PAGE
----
This post is part of a three-part series highlighting conservation district projects that aim to reduce hunger and increase food security in their communities.
Conservation districts play a critical role in bolstering food production, increasing agricultural resilience, and improving nutrition in rural and urban communities across the country. NACD, along with the conservation districts that the organization represents, looks forward to playing a key role in supporting the country’s efforts to reduce hunger and improve health outcomes.
NACD and districts have supported hundreds of projects to enhance soil health, bolster resilience on farms, and improve nutrition in rural and urban communities. In this blog series, learn about projects facilitated by conservation districts that have supported the reduction of hunger in communities across the country.
Urban Agriculture Conservation Grant Initiative
The Fairbanks Soil and Water Conservation District (FSWCD) in Central Alaska hosted a successful workshop on soil health and fertilizers with Calypso Farm and Ecology Center’s Community Roots Program. The Community Roots Program is a garden leadership, on-the-job training opportunity for young adults ages 16 to 24, that provides training and tools to help participants prepare a market garden and sell fresh produce. The NACD Urban Agriculture Conservation grant and Interior Community Gardens Network project provided support for FSWCD to host the Soil Health workshop focused on garden soil sample analysis and fertilizer recommendations.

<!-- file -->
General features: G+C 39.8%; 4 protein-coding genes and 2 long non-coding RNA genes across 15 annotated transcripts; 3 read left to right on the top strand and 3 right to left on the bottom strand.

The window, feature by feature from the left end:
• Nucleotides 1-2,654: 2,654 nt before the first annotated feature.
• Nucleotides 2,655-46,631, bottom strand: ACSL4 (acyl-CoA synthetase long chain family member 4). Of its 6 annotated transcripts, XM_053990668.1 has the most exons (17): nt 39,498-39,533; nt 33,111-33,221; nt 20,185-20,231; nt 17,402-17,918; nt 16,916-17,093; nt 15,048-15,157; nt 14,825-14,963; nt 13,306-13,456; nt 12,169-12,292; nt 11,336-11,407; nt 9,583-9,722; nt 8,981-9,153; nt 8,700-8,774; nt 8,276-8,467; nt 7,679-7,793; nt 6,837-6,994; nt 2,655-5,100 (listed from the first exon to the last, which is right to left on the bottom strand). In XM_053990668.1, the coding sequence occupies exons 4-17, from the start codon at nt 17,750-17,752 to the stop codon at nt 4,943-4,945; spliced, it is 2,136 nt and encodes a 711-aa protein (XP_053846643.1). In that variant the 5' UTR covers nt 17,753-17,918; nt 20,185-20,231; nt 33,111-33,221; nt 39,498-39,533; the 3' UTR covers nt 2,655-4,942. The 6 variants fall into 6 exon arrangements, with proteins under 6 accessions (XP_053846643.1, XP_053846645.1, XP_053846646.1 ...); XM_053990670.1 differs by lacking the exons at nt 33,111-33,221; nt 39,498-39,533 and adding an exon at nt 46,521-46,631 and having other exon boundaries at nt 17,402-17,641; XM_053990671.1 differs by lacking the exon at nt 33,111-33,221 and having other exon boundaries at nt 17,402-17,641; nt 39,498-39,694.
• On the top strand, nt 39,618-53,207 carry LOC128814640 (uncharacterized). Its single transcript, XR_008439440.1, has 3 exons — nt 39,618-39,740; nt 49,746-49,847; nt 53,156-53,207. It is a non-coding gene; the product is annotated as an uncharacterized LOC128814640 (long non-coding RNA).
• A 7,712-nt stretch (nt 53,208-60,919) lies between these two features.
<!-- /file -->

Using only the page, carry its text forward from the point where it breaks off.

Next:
During this workshop, an Alaska NRCS agronomist educated participants about micro and macro nutrients and demonstrated how to blend organic fertilizers based on soil analysis recommendations. The workshop also allowed participants to explore the garden, feel the texture of soils in different areas, and identify nutrient deficiencies based on specific indicators. It also facilitated a lively discussion about soil characteristics after participants were provided first-hand experience preparing the ground for planting. Experienced participants were also able to share useful information regarding the land use history. The Community Roots Soil Health workshop sparked ideas for further collaboration between FSWCD, Calypso Farm and Ecology Center and future Community Roots cohorts.